World Bank: Iran's Slow Recovery

After a decade of little to no growth, Iran's economy grew modestly in 2020 and 2021, according to a new report by the World Bank. The economy began to rebound as Iran adapted to the disruptions caused by the COVID-19 pandemic and vaccinated the majority of its population in 2021. The recovery was also driven by an increase in oil and non-oil exports.

Related Material: Iran in 2021- The Economy 

But the economy still faced major challenges from U.S. sanctions, which continued to limit Iran's access to foreign currency, block access to the global financial system and discourage foreign investment. The following is the executive summary of the World Bank report


Iran Economic Monitor

Adapting to the new normal: A protracted pandemic and ongoing sanctions

Iran’s economy is gradually recovering following a lost decade (2011–2020) of negligible economic growth. Less stringent COVID-19 restrictions, adaptation to the new normal— reflected in a recovery in consumption, and more favorable oil sector conditions have driven a four-quarter rebound after June 2020, albeit from a low base. The rebound was boosted by the rapid rollout of COVID-19 vaccines in the second half of 2021/22. However, limited accessible foreign exchange reserves, due to ongoing US sanctions, have led to exchange rate volatility and a surge in inflation. The economic rebound has also been predominantly jobless which coupled with high inflation has translated to declining household welfare, especially among the bottom income deciles who were also disproportionately impacted by the pandemic. Meanwhile, adverse climate change events such as droughts and record temperatures have led to water shortages and energy blackouts which have brought the socio-economic urgency of these challenges to the fore.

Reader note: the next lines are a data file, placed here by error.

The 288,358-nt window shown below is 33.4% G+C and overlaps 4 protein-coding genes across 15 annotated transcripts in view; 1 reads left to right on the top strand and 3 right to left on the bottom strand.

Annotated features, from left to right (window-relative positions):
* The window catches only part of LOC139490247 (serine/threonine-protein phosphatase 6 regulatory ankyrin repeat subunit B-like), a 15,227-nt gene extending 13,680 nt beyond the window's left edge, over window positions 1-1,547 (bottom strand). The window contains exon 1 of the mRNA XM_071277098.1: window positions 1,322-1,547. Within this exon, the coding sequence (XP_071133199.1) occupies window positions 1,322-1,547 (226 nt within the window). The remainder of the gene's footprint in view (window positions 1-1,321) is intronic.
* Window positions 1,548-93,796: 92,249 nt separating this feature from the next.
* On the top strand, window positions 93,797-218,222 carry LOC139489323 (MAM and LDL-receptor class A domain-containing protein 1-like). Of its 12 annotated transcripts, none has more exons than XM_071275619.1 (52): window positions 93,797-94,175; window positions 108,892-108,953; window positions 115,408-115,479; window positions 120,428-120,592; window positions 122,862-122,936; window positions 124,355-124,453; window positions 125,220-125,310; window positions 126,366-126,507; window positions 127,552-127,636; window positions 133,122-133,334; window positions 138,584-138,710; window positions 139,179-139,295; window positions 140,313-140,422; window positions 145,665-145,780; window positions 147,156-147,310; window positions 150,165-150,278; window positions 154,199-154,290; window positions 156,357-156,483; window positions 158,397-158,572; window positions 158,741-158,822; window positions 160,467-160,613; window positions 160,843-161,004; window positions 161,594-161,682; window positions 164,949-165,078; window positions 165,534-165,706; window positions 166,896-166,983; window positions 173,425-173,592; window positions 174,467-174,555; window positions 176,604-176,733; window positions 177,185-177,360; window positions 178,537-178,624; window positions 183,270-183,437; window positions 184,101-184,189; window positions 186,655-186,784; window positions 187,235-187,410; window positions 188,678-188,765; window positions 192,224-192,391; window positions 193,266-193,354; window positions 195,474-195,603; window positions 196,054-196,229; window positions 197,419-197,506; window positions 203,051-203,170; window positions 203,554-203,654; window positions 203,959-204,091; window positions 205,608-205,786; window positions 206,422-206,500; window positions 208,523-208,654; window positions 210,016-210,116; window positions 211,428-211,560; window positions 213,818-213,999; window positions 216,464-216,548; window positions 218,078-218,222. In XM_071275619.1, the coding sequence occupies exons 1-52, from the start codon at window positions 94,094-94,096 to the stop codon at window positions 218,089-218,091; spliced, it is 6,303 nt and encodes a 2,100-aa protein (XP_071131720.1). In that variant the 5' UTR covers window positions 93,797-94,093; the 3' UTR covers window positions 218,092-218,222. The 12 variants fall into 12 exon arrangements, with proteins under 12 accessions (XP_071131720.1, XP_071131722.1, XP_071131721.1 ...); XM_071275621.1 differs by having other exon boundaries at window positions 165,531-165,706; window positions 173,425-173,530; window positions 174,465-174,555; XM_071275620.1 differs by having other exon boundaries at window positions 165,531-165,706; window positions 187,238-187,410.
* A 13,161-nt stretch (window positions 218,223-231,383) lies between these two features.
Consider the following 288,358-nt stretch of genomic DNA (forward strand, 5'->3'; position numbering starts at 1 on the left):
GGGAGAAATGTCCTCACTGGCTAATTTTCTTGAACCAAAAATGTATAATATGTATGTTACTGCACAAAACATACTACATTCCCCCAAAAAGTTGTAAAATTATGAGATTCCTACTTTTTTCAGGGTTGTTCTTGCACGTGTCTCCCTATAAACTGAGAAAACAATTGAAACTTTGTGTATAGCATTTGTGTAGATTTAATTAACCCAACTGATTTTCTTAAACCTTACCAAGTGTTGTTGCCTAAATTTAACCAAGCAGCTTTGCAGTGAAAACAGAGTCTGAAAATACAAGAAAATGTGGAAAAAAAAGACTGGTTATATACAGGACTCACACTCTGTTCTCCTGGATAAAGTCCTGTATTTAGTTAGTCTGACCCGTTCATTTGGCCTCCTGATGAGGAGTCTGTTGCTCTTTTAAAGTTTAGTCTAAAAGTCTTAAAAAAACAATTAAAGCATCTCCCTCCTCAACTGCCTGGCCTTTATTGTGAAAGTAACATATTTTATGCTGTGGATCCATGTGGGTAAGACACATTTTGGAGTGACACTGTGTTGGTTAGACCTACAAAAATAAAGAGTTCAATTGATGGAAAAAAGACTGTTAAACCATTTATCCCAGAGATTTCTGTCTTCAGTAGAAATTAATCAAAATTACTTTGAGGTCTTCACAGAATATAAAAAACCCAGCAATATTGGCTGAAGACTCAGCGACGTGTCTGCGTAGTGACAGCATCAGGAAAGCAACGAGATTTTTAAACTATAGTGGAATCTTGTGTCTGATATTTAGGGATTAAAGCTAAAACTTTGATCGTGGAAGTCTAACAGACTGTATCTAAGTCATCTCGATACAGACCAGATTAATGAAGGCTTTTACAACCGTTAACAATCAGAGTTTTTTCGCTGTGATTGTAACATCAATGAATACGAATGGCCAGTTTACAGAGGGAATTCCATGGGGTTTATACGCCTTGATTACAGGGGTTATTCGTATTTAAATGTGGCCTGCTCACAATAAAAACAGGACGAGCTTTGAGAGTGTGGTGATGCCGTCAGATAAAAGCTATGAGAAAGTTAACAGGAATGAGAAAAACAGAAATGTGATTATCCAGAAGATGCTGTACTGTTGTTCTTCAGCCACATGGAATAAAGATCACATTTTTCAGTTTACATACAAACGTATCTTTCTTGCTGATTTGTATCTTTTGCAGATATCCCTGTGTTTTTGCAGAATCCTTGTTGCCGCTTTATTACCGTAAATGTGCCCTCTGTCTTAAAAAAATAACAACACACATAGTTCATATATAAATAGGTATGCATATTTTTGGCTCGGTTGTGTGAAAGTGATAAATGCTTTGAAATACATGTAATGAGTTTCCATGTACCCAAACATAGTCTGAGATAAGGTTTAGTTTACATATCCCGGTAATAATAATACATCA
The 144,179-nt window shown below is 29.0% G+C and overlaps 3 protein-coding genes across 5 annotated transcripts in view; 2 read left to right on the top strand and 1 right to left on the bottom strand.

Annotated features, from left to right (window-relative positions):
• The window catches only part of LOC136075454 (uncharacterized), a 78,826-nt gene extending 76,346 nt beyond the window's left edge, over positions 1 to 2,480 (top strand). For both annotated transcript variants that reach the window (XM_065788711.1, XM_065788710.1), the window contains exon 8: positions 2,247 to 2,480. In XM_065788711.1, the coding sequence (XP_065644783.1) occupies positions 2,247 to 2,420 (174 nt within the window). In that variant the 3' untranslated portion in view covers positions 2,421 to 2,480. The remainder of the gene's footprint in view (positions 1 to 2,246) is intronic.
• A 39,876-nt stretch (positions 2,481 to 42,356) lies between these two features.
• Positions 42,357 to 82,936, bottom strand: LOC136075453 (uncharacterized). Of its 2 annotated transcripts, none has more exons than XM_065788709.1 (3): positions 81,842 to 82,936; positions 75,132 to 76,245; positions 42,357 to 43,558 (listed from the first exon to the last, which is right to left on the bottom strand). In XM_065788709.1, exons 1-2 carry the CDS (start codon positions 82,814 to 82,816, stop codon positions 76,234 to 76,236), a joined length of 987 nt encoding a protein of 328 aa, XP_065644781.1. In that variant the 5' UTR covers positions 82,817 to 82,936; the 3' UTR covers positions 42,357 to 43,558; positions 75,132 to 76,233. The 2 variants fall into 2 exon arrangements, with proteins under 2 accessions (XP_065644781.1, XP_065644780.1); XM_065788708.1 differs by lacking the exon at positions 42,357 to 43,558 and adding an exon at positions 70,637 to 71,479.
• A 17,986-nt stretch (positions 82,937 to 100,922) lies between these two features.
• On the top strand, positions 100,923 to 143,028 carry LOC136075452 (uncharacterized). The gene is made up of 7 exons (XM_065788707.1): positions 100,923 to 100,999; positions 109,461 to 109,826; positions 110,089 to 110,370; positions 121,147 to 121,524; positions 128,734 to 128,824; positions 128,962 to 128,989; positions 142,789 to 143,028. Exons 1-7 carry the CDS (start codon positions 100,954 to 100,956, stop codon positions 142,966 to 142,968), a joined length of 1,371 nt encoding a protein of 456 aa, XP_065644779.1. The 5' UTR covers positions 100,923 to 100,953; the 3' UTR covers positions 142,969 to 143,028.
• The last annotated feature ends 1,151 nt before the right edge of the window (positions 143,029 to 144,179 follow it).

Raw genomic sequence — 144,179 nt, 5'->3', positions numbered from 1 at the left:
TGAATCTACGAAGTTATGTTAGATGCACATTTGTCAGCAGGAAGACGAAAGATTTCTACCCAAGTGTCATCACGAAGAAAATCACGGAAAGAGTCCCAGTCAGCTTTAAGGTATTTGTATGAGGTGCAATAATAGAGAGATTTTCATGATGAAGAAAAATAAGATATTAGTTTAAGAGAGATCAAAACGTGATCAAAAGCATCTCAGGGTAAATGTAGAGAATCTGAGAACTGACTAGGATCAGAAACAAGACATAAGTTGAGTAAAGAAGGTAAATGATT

After exiting a two-year recession in 2020/21, Iran’s economy returned to some growth in 2021/22. The relaxation in cross-border trade, better oil market conditions and non-stringent COVID-19 related restrictions drove Iran’s economic rebound in the first quarter of 2021/22 which was driven by oil and services. The impact of the COVID-19 pandemic on gross domestic product (GDP) growth in 2020/21 was less pronounced compared to other countries due to less stringent COVID-19 restrictions, lower dependency on highly affected sectors such as tourism, oil recovery in the second half of 2020/21, and a relatively lower economic base after two consecutive years of economic contraction following the reimposition of US sanctions. Real GDP in 2020/21 was at the same level as a decade ago while the country forwent the demographic window of opportunity (a highly educated young population) along with a period of high oil prices (2010–2014) and unemployment remained high at around 10 percent.

The government fell short of meeting its budget targets in the first four months of 2021/22 but managed to keep the deficit close to 2020/21 (in percent of GDP). Fiscal data for Apr-Aug 2021 shows that while budget targets including for oil revenues were not met, oil revenues nonetheless expanded from their record low levels (1.1 percent of GDP) in 2020/21. However, this met only 15 percent of the budget revenue for the period. In light of these, the government adjusted expenditures which helped keep the deficit-to-GDP ratio close to the 2020/21 rate. The fiscal deficit in Apr-Aug 2021 was primarily financed through bond issuance and withdrawal from the National Development Fund of Iran (NDFI) as planned sales of asset did not materialize. Iran’s relatively low level of public debt—which is predominantly from domestic sources—provides room for further debt issuance and help buffer some of the fiscal shocks